Wednesday, June 22, 2011

The Iron Queen by Julie Kagawa — 368 pgs

The Iron Queen (Harlequin Teen)Meghan Chase, a half human and half faerie girl, is finally coming home to her human family after being drawn deeply into the faerie world in order to battle the Iron Fey. But just as Meghan and her companion and lover Ash, prince of the winter realm, finally reach Meghan’s home, she’s accosted by malicious servants of the Iron Fey and dragged back into the all-consuming war that is taking over the faerie realm. It’s only Meghan and Ash’s quick thinking and use of their faerie power, called glamour, that they escape unscathed. But just when Meghan thinks she’s free, she’s summoned by her father, the Summer King, and offered a reprieve of her exile from the faerie world. If Meghan agrees to assassinate the new Iron King, she’ll be granted freedom to travel between the human and faerie worlds again. This doesn’t hold that much interest for Meghan, who is happy enough leaving faerie behind, but when she realizes the Summer and Winter Fey are at the mercy of the Iron Fey who wish to destroy them and their realms, Meghan agrees. Traveling with her on her journey are the same group of friends who have done battle with her previously, including the serious and loyal Ash, the ever instigating Puck and the adorably coy cat Grimalken. Will Meghan and her cohorts arrive in time to save the world of faerie from the Iron Fey and their murderous king? Fans of the Iron Fey series will relish Meghan’s continuing journey through the land of faerie and will be at the edge of their seats in this, their most suspenseful encounter yet.

I felt slightly hindered while I was reading and now while reviewing this book, as I haven’t read the previous books in the series. While I obviously know that it would have been much better to start with the first two books, I thought it would be interesting to see if this one would be able to stand alone without having read the others in the series. I guess the answer to that is a bit mixed. While I do think one can enjoy this book as a standalone because much care is given to review the various plot points of the other two books, there were certain important points that I never really could understand. Things like, what exactly were the Iron Fey and how did they come to be? And why were all the fairy worlds at war?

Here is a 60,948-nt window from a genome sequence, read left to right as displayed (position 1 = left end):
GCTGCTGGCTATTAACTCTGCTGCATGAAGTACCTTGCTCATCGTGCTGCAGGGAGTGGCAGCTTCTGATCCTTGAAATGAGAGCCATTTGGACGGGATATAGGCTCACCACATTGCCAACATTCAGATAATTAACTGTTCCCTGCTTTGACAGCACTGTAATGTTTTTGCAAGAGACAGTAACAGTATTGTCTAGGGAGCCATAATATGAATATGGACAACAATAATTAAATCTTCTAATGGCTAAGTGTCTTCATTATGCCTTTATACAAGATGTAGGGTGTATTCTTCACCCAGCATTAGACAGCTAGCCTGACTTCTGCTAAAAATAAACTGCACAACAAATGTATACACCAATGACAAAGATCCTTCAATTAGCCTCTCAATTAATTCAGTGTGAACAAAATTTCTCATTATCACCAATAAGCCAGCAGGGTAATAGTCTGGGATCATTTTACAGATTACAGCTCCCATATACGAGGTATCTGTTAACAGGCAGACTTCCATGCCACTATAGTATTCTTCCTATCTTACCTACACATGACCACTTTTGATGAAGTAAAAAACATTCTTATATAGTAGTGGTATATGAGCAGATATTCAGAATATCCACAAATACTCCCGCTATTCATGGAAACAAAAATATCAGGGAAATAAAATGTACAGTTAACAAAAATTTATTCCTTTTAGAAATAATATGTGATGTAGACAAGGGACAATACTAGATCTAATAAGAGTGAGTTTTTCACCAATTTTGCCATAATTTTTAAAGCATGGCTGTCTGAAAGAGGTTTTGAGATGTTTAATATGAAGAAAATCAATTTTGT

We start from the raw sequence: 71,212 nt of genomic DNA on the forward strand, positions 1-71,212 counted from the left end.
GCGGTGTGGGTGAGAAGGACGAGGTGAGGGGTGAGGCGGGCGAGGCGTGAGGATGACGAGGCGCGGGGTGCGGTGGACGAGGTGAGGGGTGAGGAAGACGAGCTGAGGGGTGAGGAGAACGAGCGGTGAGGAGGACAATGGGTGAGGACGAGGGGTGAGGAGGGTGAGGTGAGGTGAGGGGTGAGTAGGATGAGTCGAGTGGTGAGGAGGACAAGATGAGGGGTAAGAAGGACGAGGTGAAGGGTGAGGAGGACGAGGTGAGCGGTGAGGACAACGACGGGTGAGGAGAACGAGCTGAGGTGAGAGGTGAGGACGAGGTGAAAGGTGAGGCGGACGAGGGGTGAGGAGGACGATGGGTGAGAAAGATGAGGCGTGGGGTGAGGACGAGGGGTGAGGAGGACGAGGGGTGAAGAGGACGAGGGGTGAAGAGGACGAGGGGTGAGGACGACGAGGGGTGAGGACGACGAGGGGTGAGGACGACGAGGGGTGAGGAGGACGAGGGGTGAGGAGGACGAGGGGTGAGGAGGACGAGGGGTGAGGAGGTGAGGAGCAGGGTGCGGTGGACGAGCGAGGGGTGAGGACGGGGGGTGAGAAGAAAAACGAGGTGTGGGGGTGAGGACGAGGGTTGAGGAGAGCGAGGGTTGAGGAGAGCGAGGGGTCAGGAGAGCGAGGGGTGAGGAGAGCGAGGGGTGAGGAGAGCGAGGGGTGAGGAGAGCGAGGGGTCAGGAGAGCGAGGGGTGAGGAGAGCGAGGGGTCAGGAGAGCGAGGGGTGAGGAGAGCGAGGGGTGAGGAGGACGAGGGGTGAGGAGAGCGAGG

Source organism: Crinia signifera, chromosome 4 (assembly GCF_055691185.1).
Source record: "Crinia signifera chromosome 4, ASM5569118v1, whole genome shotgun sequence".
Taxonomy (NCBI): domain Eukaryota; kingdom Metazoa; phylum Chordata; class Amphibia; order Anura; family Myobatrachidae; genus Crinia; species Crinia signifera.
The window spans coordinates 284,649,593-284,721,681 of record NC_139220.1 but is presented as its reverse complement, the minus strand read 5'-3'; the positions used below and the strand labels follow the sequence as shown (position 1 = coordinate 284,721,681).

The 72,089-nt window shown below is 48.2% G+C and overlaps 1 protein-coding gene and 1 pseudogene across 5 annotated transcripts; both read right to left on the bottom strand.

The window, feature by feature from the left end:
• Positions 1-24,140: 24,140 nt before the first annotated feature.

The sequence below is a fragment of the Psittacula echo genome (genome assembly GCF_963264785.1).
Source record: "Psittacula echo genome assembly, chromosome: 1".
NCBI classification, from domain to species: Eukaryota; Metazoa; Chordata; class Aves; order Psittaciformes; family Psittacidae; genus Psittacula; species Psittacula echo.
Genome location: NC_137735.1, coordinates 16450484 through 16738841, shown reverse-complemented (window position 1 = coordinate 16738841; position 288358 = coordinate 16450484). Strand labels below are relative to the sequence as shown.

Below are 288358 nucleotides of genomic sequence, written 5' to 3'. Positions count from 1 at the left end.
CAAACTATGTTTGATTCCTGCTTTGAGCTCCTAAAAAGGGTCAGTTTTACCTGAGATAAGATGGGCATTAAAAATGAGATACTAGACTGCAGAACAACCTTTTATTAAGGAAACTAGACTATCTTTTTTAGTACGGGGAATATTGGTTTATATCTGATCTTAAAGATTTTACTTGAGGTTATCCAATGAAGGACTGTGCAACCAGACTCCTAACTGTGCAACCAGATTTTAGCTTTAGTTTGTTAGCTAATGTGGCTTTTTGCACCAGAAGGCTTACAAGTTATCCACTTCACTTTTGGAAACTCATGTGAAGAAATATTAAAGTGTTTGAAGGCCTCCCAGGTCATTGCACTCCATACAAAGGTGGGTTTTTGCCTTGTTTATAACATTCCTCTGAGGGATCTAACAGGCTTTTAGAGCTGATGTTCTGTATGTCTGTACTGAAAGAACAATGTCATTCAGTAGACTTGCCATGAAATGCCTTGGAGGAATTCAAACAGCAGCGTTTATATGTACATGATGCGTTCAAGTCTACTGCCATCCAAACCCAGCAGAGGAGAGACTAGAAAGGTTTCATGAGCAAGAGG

One thing I really liked about this book, and which will make me interested in going back and picking up the first two, was the great world-building that Kagawa succeeds in delivering. There are all sorts of strange locations and rules to these worlds, and where she really got me was in her great imagination when it came to all the creatures that populate her faerie realms. If there was ever a book that would keep you entranced with all the odd creatures you could imagine, this wold be that book. Tree people and great metallic bugs, talking cats and mechanical gremlins: this book had it all. It would be interesting to go back and see this world from its inception and see just how intricately developed the world-building is from the beginning. As such, it was the kind of book that always surprised me and kept me on my toes because I never knew what kind of creature or setting I was going to find myself reading about. As far as creativity goes, I would have to give Kagawa high marks for the type of creation she undertakes.

The storyline, while a little convoluted, was also easy to get invested in. The only reason I mention that it was a bit convoluted is the same reason I stumbled over other parts of the book, and that’s because of my lack of background and frame of reference. Overall the book had a wonderfully organic feeling plot and it didn’t feel like there was too much reliance on coincidence or an over orchestration of events that might make things feel forced and overdone. I also liked that it wasn’t predictable and that I had trouble guessing what was going to happen next in relation to the plot and character interactions. I often find that books which are the most creative and inventive are also the ones where things feel least predictable, and in this case, the verve and wit of the characters and scenarios was both interesting and fantastical. The only thing that mildly irked me was that it contained a token love triangle that I thought the story could do without. Because of this triple-sided love affair things seemed a lot more angst-y, and as such, I was never able to forget that this was a book that was targeted to a YA audience. The crossover potential could have been huge had this not been the case, but because of its inclusion, the potential appeal to adult readers is somewhat diminished.